CWR

Registered User
Mar 17, 2019
171
I sometimes feel there are so many minefields. Today I got an email from a US-based company -its Mother's Day there, plus , by a roundabout way, I was reminded of my mum's birthday. I miss her so much. Even with the dementia, she knew me and loved me. I could doubt all sorts of things, but never her love. She was always so affectionate, and thats what I miss. I dont have any contact with the rest of my " family", so I cant miss what I never had with them, but I do miss hugs from mum. When people ask me how I'm coping with the lockdown, I tell them I'm ok. I am most of the time, apart from when I suddenly become aware of my loss all over again, or when my " neighbour" starts blasting out VERY LOUD "music" because he is fed up and wants everyone to know it. Thinking how I am glad that mum didnt have to go through this sometimes helps, but some times it doesnt. Grief and logic are not related in any way. Sorry, I just had to get this off my chest
 

canary

Registered User
Feb 25, 2014
12,562
South coast
Im sorry you got another slap (or two) from the grief monster. It can often seem to come out of nowhere.

(((((((((((((((((((((((hugs))))))))))))))))))))
 

AliceA

Registered User
May 27, 2016
2,825
@Grannie G
Sylvia, the closing in of our lives during this pandemic is hard, but I was taught a long time ago, by a very good doctor, that we always have choices - they may not be the ones we had before, we may not like any of the choices, and it may be reduced down to "which socks shall I wear?", but the choices are still there. Try choosing something different, like eating dinner on a tray in your bedroom instead of in the kitchen, for example. They may be only small things, but we still have some control.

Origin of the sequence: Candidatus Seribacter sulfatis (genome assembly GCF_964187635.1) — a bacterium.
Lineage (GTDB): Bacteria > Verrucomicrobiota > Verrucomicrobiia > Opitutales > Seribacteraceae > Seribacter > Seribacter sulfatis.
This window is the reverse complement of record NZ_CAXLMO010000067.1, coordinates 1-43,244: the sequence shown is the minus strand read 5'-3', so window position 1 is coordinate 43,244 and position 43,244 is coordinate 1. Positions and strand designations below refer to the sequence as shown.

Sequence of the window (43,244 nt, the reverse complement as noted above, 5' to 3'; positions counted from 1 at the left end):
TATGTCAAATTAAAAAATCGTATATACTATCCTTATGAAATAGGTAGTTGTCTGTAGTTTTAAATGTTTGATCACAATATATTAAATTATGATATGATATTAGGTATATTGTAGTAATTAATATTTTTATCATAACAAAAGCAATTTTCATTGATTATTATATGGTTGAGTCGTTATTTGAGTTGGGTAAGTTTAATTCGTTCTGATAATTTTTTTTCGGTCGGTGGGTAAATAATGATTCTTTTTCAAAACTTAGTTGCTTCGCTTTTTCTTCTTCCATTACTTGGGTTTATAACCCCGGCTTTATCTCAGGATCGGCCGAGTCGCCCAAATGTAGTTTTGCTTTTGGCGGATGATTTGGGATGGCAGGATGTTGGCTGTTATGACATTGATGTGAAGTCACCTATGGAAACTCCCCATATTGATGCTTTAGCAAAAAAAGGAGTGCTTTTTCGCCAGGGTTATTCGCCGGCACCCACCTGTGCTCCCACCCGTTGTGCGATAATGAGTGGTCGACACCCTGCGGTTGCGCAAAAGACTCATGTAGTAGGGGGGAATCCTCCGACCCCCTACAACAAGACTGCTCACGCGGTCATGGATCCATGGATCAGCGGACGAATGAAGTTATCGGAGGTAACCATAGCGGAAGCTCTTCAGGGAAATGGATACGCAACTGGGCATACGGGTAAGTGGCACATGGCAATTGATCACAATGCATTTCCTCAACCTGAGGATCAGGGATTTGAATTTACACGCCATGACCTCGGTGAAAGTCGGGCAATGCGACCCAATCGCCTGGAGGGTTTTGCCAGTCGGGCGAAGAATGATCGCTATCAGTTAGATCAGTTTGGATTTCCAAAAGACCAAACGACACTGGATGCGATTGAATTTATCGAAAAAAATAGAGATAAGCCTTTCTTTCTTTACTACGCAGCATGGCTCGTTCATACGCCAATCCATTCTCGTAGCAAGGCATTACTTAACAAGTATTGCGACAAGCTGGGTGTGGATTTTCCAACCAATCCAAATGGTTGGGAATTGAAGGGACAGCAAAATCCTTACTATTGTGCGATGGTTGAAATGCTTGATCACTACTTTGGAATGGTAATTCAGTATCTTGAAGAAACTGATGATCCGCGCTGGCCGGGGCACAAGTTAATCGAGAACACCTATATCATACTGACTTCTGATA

Good advice. X
 

CWR

Registered User
Mar 17, 2019
171
Today I got a phone call from the Health Partnership, asking for mum. I thought they would have known, but it was like a hammer blow, reminding me of what I have lost. I am going to see about phone counselling but I keep putting it off because I know it's going to be painful, re-opening the wound. I get by by not thinking about it till something reminds me. I lived with her for 61 years, and when I try to imagine what my life without her will/could be I cant think.. I do have a partner but he doesnt live nearby, and I have no family , so no children such as some people have, so they can think about the next generation. There was just me and her. I was never a great socialiser- I do have some friends I ( used to, before this...) meet for meals, but no-one nearby and besides, they have their own families and friends. I just feel so alone, I have been sobbing my heart out, and of course this bloody virus doesnt help. In some ways it would be better if it was overcast rather than bright and sunny. I might be able to settle down to some reading. I know nothing will make this go away. I just have to get through it, but it's no fun. At least I can type this, knowing that it does help a bit. I dont want to let off to friends,-it's hard for them if I am blubbing away. I know this was something mum worried about, she said once, a few months before she died It's sad that love has to be destroyed. Someone here said it isnt destroyed, but at times it feels like that.